The Kalmyk are a Mongolic group who live in Kalmykia, a member of the Russian Federation that is situated in the Volga River Basin and beside the Caspian Sea. Followers of Tibetan Buddhism, their home is the only place in Europe where Buddhism is the dominant religion. To help introduce the unique culture of the Kalmyks to a wider audience, the Ministry of Culture's Mongolian and Tibetan Gallery will be hosting "Tulips by the Caspian Sea — Kalmyk Mongolian Nature and Humanities Photography Exhibition" in Taipei from Sept. 6 through Dec. 5.
There are three Mongolic republics that are part of the Russian Federation — Kalmykia, Buryatia, and Tyva. The history of the Kalmyk people is marked by massive migrations and relocations, and today Taiwanese exhibition-goers have the opportunity to see for themselves the tenacity and warmth that characterize this republic, as symbolized in their culture and dance respectively by the eagle and the tulip. The photography exhibition will cover four themes — namely society and democracy, art and culture, the natural environment, and religion — to give a full overview of the many facets of contemporary Kalmyk culture.
Located where the European and Asian steppes meet, Kalmykia has become home to a fusion of traditional Mongolian culture, Russian culture, and other distinctive steppe cultures, showing much more inclusiveness and innovation than the other two Mongolic republics. This exhibition has secured 80 wonderful photographs by renowned Kalmyk photographer Garya Lidzhiev, along with nine Kalmyk films, to showcase the beauty of this Caspian steppe culture through both moving and still images.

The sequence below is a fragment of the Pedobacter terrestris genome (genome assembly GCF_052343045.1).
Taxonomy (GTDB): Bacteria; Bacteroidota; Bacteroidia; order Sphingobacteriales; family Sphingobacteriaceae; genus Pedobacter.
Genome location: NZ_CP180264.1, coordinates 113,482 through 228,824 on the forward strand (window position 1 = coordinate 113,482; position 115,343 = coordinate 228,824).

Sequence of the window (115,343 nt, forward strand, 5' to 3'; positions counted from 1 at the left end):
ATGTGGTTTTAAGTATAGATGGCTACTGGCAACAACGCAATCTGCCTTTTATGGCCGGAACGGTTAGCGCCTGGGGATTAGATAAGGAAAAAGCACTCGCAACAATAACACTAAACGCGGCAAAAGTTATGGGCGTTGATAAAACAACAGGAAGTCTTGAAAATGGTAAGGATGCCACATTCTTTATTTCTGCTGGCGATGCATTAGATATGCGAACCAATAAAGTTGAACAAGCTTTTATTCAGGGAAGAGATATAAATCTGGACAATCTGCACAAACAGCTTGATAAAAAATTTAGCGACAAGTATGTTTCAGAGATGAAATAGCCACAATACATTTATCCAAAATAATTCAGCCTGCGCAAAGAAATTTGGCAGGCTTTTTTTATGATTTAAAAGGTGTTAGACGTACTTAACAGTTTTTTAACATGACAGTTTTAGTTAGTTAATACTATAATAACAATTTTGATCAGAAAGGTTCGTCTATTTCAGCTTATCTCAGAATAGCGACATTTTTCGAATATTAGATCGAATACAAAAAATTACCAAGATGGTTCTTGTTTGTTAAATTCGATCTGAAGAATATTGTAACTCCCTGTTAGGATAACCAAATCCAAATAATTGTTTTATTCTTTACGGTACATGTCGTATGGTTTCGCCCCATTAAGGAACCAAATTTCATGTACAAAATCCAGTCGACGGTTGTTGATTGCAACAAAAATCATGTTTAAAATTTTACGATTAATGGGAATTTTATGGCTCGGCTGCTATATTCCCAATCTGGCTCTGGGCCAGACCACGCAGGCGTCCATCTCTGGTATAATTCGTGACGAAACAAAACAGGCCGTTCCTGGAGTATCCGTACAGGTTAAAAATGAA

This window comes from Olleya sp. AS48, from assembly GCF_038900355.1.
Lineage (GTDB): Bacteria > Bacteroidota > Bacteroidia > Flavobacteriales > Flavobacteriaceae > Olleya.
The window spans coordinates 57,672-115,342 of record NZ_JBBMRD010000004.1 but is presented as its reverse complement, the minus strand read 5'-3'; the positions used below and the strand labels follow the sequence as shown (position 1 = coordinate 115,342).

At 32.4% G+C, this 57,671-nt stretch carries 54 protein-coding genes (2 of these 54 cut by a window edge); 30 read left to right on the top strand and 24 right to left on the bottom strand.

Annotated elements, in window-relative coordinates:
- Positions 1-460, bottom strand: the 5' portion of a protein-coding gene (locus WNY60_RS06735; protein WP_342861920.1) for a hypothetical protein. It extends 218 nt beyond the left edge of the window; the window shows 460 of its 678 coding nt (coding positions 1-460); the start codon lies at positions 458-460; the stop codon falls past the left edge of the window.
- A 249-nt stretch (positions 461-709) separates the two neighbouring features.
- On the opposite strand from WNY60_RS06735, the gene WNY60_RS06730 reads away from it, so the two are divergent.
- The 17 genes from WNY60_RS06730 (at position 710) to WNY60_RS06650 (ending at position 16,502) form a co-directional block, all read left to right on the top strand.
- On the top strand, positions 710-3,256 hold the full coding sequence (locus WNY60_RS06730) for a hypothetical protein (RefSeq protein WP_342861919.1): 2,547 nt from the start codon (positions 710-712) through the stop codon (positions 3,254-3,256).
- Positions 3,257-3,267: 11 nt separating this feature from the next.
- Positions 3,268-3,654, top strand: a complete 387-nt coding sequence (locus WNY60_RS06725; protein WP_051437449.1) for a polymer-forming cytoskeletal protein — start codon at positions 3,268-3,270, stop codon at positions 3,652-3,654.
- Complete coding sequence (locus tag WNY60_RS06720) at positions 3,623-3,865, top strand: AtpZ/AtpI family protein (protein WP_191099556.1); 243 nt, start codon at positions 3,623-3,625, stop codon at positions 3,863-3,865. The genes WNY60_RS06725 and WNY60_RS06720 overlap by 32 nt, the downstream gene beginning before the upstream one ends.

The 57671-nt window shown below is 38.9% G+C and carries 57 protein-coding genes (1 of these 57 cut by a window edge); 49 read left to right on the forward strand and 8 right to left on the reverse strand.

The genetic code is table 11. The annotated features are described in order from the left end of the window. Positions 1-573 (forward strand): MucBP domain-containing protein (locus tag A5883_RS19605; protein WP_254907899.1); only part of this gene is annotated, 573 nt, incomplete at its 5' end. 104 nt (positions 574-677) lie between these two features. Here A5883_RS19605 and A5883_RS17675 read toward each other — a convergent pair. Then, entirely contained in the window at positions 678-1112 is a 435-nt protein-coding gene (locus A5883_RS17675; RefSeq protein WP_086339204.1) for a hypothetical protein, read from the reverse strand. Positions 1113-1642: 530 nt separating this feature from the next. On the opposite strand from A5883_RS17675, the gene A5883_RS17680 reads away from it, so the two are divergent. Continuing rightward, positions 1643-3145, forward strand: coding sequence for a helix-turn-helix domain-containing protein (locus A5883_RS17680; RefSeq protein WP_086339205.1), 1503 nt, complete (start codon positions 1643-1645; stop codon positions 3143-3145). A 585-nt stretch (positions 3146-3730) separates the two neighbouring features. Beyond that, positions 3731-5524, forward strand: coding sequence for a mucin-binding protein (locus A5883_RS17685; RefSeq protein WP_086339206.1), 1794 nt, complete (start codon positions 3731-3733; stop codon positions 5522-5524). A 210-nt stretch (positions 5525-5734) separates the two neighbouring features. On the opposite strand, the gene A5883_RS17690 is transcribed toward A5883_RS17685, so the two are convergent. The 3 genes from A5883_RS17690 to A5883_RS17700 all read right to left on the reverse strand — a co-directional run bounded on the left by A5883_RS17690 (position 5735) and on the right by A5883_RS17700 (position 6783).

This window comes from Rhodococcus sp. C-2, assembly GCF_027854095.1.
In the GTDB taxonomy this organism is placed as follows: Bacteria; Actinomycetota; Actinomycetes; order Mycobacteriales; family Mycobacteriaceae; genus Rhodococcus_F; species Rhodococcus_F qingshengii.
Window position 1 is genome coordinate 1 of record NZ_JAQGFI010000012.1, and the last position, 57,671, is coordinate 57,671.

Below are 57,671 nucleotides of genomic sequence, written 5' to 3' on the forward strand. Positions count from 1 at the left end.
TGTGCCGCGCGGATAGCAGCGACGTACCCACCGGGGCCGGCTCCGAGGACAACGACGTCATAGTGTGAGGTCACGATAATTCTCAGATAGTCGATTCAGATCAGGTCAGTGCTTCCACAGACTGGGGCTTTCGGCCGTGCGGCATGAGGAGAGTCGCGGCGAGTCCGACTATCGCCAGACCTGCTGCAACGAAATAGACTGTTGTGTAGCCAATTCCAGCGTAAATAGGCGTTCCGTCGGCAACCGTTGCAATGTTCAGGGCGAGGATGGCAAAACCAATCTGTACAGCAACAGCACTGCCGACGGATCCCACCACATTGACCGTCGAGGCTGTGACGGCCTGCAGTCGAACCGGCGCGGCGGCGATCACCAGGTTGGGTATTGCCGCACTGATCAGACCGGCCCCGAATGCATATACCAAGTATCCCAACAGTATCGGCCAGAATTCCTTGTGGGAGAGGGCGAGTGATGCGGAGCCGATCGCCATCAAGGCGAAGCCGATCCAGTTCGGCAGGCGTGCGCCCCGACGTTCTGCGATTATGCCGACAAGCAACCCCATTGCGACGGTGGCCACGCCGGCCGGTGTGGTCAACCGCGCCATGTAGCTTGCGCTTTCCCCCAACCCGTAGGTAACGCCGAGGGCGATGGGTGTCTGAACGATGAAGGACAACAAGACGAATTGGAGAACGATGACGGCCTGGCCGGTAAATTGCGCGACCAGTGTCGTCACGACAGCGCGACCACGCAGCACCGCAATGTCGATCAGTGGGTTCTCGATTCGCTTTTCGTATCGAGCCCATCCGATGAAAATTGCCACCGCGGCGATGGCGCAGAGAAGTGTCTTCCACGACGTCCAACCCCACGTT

The Kalmyk Mongolian Nature and Humanities Film Festival will run concurrently from Sept. 20 through Nov. 30, with screenings at the Mongolian and Tibetan Gallery every Friday and Saturday. The gallery will also be running a special raffle, where by attending seven of the films, visitors will have the chance to win one of a limited number of tickets to the Taipei concert by Nepalese musician Ani Choying Drolma and U-Theatre in November.
‘Tulips by the Caspian Sea’